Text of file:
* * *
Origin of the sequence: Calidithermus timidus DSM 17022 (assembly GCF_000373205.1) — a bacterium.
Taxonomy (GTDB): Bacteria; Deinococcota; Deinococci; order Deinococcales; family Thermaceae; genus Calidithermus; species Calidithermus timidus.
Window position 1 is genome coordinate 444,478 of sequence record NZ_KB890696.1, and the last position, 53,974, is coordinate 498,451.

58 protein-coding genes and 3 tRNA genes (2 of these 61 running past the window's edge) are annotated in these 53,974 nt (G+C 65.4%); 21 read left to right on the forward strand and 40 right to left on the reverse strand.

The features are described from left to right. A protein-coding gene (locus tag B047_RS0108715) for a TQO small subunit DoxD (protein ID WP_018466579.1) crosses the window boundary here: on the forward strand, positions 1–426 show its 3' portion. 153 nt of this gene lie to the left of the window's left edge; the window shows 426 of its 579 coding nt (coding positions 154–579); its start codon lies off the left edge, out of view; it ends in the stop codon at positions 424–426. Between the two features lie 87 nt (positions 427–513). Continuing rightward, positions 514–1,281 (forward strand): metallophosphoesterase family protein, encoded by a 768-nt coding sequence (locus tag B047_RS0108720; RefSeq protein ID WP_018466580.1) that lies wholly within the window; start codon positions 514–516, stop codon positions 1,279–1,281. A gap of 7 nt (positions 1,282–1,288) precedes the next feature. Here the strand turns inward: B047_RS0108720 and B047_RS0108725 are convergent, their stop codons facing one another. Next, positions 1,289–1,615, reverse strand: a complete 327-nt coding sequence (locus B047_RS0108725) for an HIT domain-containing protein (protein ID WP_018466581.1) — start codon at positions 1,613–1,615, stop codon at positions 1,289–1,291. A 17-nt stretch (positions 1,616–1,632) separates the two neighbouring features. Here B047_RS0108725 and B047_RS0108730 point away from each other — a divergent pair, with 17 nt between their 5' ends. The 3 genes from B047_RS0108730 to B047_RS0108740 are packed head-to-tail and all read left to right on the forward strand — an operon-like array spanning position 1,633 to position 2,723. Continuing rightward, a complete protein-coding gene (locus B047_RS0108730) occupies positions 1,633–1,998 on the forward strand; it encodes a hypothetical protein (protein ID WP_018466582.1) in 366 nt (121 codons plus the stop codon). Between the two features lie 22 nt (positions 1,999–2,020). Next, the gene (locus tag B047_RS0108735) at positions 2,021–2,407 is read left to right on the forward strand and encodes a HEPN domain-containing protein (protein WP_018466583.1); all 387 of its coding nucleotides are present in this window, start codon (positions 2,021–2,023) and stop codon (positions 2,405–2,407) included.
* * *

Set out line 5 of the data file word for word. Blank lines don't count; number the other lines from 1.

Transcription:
The features are described from left to right. A protein-coding gene (locus tag B047_RS0108715) for a TQO small subunit DoxD (protein ID WP_018466579.1) crosses the window boundary here: on the forward strand, positions 1–426 show its 3' portion. 153 nt of this gene lie to the left of the window's left edge; the window shows 426 of its 579 coding nt (coding positions 154–579); its start codon lies off the left edge, out of view; it ends in the stop codon at positions 424–426. Between the two features lie 87 nt (positions 427–513). Continuing rightward, positions 514–1,281 (forward strand): metallophosphoesterase family protein, encoded by a 768-nt coding sequence (locus tag B047_RS0108720; RefSeq protein ID WP_018466580.1) that lies wholly within the window; start codon positions 514–516, stop codon positions 1,279–1,281. A gap of 7 nt (positions 1,282–1,288) precedes the next feature. Here the strand turns inward: B047_RS0108720 and B047_RS0108725 are convergent, their stop codons facing one another. Next, positions 1,289–1,615, reverse strand: a complete 327-nt coding sequence (locus B047_RS0108725) for an HIT domain-containing protein (protein ID WP_018466581.1) — start codon at positions 1,613–1,615, stop codon at positions 1,289–1,291. A 17-nt stretch (positions 1,616–1,632) separates the two neighbouring features. Here B047_RS0108725 and B047_RS0108730 point away from each other — a divergent pair, with 17 nt between their 5' ends. The 3 genes from B047_RS0108730 to B047_RS0108740 are packed head-to-tail and all read left to right on the forward strand — an operon-like array spanning position 1,633 to position 2,723. Continuing rightward, a complete protein-coding gene (locus B047_RS0108730) occupies positions 1,633–1,998 on the forward strand; it encodes a hypothetical protein (protein ID WP_018466582.1) in 366 nt (121 codons plus the stop codon). Between the two features lie 22 nt (positions 1,999–2,020). Next, the gene (locus tag B047_RS0108735) at positions 2,021–2,407 is read left to right on the forward strand and encodes a HEPN domain-containing protein (protein WP_018466583.1); all 387 of its coding nucleotides are present in this window, start codon (positions 2,021–2,023) and stop codon (positions 2,405–2,407) included.